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Nusisponos [nu si ˈspo nos], Ver. Nusfon, son of Prigediset III, was king (elorion) of Caďinas from 1002 to 1031, best known for the conquest of Cuzei.

A few centuries before, the Caďinorians had looked up to the Cuzeians as older brothers— leaders in the fight with Munkhâsh and pioneers in the arts and technologies of civilization. But by Nusisponos’s time Cuzei was a sad spectacle— corrupt, divided between multiple realms, riven by theological quarrels. The zîtenarrûos Zeilisio IV was a typical specimen, an alcoholic given to lecturing the Caďinorian ambassador on the glory days of Cuzei.

At the same time the cities of Cuzei maintained a cultured lifestyle that still enchanted and sometimes titillated the more warlike Caďinorians. Nusisponos had visited Eleisa several times, even romancing a Cuzeian namiēi; like many in the Caďinorian élite he spoke Cuêzi well.

The general of the army, Bēgisios, rebelled in 1010. This too was almost routine; perhaps he would kick Zeilisio out and take his place. It was a little unusual that he claimed to have an invisible battalion of iliu in his army, and that he had added two mētū to the deity— Enäron and Usolu (“darkness”), representing the virtues of war and chaos whose lack he felt explained Cuzei’s weakness. The prophet Examnās symbolically rent the Cloth of Cuzei, to show that the favor of Iáinos was now lost.

When Bēgisios surrounded Eleisa, Zeilisio panicked, and asked the Caďinorians for help. This also was not unprecedented; Caďinas had responded to such appeals before, and left afterwards. Nusisponos responded to the appeal with alacrity; a short incursion to end an unseemly civil war seemed a gallant use of Caďinorian strength.

He marched his army to the Eärdur and entered Eleisa in 1012; he was hailed as a liberator. He garrisoned enough troops in the capital to make it safe for Zeilisio, then pursued Bēgisios. But the heretic general stayed out of reach, adopting guerrila tactics— burning a House here, destroying a Caďinorian or loyalist garrison there. This didn’t build support for his rebellion, but after a few years it soured relations between the Cuzeians and the Caďinorians. More and more the Cuzeians blamed the war on Nusisponos and considered his army to be barbarian occupiers. Examnās began to preach resistance, and other Cuzeians rebelled.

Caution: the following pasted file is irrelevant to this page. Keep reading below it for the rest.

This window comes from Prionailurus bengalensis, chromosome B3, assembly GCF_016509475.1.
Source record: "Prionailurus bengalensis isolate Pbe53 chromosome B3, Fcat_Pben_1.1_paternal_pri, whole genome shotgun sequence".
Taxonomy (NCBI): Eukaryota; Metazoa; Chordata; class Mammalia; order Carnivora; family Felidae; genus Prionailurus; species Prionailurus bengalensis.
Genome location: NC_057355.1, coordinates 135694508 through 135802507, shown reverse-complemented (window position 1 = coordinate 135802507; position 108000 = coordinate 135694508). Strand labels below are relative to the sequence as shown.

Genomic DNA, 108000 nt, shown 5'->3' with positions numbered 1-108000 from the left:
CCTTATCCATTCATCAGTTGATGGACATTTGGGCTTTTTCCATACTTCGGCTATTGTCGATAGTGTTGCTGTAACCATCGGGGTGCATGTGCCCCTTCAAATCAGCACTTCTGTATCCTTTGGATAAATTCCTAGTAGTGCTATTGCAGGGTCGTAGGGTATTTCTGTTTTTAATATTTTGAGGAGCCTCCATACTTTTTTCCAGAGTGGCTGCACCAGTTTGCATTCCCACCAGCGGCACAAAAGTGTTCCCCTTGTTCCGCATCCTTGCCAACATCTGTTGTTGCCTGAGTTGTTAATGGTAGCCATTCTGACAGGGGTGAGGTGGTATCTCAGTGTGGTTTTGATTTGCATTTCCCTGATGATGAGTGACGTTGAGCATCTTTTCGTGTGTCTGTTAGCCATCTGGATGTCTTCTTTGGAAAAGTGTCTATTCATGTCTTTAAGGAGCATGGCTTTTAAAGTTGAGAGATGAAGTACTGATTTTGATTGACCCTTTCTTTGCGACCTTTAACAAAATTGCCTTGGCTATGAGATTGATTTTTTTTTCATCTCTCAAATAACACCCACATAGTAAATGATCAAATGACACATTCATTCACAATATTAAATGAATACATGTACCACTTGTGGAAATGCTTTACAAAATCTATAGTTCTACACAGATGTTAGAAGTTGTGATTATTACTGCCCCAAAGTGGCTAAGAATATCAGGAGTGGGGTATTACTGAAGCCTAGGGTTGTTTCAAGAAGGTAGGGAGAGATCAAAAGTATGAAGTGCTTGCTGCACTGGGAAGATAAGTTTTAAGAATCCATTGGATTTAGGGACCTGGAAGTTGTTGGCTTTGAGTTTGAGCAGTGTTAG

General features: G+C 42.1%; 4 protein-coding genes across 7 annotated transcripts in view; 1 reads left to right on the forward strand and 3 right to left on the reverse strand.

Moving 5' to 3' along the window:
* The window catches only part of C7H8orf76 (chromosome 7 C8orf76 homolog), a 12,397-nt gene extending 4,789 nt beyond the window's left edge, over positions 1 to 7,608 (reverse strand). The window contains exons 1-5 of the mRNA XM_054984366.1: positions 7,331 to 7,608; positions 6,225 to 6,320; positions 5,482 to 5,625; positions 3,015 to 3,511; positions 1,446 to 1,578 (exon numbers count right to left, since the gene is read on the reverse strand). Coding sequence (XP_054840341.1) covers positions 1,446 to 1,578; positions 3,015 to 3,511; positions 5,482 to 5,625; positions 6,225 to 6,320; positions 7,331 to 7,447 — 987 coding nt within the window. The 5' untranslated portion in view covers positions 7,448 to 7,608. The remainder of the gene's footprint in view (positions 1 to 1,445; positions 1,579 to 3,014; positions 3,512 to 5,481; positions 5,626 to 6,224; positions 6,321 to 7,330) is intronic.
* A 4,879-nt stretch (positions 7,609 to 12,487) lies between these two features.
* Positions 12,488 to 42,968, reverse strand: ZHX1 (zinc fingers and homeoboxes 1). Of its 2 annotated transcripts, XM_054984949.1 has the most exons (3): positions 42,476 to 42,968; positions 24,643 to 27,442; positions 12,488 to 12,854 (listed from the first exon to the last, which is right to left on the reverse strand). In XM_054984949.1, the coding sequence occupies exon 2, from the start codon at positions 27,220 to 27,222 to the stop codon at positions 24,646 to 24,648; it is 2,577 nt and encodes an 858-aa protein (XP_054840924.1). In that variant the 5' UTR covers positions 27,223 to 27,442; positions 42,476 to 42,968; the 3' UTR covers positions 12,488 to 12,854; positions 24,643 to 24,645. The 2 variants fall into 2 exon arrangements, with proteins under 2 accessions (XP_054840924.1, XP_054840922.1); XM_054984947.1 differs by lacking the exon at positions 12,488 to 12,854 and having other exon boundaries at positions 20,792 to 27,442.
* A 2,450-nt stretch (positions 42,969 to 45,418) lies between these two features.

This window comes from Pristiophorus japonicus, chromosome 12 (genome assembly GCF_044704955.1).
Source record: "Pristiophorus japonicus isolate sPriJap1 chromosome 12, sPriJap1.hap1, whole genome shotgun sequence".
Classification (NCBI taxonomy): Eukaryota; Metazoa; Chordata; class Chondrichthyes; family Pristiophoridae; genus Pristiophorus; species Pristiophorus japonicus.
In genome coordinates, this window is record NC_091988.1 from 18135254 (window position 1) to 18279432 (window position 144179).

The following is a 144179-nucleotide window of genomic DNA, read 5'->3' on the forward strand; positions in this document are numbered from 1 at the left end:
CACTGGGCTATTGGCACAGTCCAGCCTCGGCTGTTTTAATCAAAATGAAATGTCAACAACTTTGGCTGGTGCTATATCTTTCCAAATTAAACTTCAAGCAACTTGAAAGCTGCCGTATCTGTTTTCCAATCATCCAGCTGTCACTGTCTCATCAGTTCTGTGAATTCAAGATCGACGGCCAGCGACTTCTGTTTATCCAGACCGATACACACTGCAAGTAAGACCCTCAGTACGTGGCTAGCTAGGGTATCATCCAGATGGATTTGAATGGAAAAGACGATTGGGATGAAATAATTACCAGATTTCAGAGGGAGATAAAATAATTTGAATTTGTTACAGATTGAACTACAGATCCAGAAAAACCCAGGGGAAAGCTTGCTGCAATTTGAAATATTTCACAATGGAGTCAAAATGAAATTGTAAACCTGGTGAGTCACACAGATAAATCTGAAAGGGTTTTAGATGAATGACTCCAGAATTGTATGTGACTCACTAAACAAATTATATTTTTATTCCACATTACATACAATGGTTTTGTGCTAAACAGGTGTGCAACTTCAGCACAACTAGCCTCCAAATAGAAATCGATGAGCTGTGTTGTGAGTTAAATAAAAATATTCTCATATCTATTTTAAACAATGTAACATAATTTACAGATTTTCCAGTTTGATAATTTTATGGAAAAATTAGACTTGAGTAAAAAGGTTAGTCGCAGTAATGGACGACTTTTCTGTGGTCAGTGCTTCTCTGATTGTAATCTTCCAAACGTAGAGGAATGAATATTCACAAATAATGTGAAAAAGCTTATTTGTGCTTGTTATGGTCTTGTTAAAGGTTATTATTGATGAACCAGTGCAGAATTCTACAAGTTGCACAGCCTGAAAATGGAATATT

Bēgisios was finally tracked down and killed in 1015, which produced a period of comity.

But within a few years the situation had worsened. The Cuzeians felt it was high time for the Caďinorians to leave; and shouldn't the Caďinorians go back to fighting Munkhâsh instead? But Nusisponos was never quite satisfied with the security situation— there was effectively no Cuzeian army at all now— and to leave was increasingly seen as a defeat. And to be defeated by isolated rebels, sullen graffiti, and mouthy prophets was particularly unacceptable. After all, they had intervened for the benefit of these ungrateful people.

Zeilisio died in 1024; Nusisponos did not allow another zîtenarrûos to be named, for fear of simply creating a figurehead for resistance. Instead he declared that both the Houses and cities of Cuzei were under the protection of Caďinas.

What did this mean exactly? Should Caďinorian law apply to Cuzei? If not, how could Cuzeian law apply without an Emperor or his Council? Caďinorian nobles were firmly subject to the king, but the Cuzeian lords stubbornly explained that the Lords were really sovereign and the emperorship was elective— a situation that had been only a theoretical abstraction a thousand years before.

Nusisponos reacted to all this with increasing irritation and sometimes with force— he quickly made it clear, for instance, that he would move and station Caďinorian troops wherever he wanted. But he largely left the problem to his successor, his son Besclaies. He died in 1031; the Cuzeians immediately petitioned for a new zîtenarruôs and their independence. Besclaies would inherit a crisis.

Preceded by:
Prigediset III
Succeeded by: